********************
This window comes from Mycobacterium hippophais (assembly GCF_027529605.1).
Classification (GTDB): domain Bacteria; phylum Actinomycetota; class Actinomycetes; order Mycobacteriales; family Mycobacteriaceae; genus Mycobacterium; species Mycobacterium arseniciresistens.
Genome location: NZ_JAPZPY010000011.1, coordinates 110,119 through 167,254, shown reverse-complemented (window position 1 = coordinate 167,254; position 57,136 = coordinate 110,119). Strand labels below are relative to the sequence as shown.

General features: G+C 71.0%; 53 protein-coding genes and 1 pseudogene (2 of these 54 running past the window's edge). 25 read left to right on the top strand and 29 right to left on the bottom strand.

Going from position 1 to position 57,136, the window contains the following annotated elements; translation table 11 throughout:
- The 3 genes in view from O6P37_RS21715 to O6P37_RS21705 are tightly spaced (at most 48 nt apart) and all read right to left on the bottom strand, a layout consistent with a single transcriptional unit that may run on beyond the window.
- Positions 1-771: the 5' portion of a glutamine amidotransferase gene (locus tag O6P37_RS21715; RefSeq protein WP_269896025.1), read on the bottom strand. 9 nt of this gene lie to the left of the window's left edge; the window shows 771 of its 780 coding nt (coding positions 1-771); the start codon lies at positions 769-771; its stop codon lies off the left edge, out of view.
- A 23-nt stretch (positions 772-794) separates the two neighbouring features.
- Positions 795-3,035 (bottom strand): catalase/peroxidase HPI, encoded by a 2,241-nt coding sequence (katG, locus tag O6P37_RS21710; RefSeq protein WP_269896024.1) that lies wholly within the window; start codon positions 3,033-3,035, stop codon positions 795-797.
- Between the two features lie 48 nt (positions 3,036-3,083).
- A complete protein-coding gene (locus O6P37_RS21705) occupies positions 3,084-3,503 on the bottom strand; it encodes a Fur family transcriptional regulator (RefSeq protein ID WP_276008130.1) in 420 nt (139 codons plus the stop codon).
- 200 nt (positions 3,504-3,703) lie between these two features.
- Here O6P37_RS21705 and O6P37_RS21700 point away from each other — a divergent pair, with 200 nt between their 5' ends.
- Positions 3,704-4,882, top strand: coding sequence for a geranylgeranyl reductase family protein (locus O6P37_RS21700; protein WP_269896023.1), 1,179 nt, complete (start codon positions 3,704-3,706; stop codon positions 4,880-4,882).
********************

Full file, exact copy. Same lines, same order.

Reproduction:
This window comes from Mycobacterium hippophais (assembly GCF_027529605.1).
Classification (GTDB): domain Bacteria; phylum Actinomycetota; class Actinomycetes; order Mycobacteriales; family Mycobacteriaceae; genus Mycobacterium; species Mycobacterium arseniciresistens.
Genome location: NZ_JAPZPY010000011.1, coordinates 110,119 through 167,254, shown reverse-complemented (window position 1 = coordinate 167,254; position 57,136 = coordinate 110,119). Strand labels below are relative to the sequence as shown.

General features: G+C 71.0%; 53 protein-coding genes and 1 pseudogene (2 of these 54 running past the window's edge). 25 read left to right on the top strand and 29 right to left on the bottom strand.

Going from position 1 to position 57,136, the window contains the following annotated elements; translation table 11 throughout:
- The 3 genes in view from O6P37_RS21715 to O6P37_RS21705 are tightly spaced (at most 48 nt apart) and all read right to left on the bottom strand, a layout consistent with a single transcriptional unit that may run on beyond the window.
- Positions 1-771: the 5' portion of a glutamine amidotransferase gene (locus tag O6P37_RS21715; RefSeq protein WP_269896025.1), read on the bottom strand. 9 nt of this gene lie to the left of the window's left edge; the window shows 771 of its 780 coding nt (coding positions 1-771); the start codon lies at positions 769-771; its stop codon lies off the left edge, out of view.
- A 23-nt stretch (positions 772-794) separates the two neighbouring features.
- Positions 795-3,035 (bottom strand): catalase/peroxidase HPI, encoded by a 2,241-nt coding sequence (katG, locus tag O6P37_RS21710; RefSeq protein WP_269896024.1) that lies wholly within the window; start codon positions 3,033-3,035, stop codon positions 795-797.
- Between the two features lie 48 nt (positions 3,036-3,083).
- A complete protein-coding gene (locus O6P37_RS21705) occupies positions 3,084-3,503 on the bottom strand; it encodes a Fur family transcriptional regulator (RefSeq protein ID WP_276008130.1) in 420 nt (139 codons plus the stop codon).
- 200 nt (positions 3,504-3,703) lie between these two features.
- Here O6P37_RS21705 and O6P37_RS21700 point away from each other — a divergent pair, with 200 nt between their 5' ends.
- Positions 3,704-4,882, top strand: coding sequence for a geranylgeranyl reductase family protein (locus O6P37_RS21700; protein WP_269896023.1), 1,179 nt, complete (start codon positions 3,704-3,706; stop codon positions 4,880-4,882).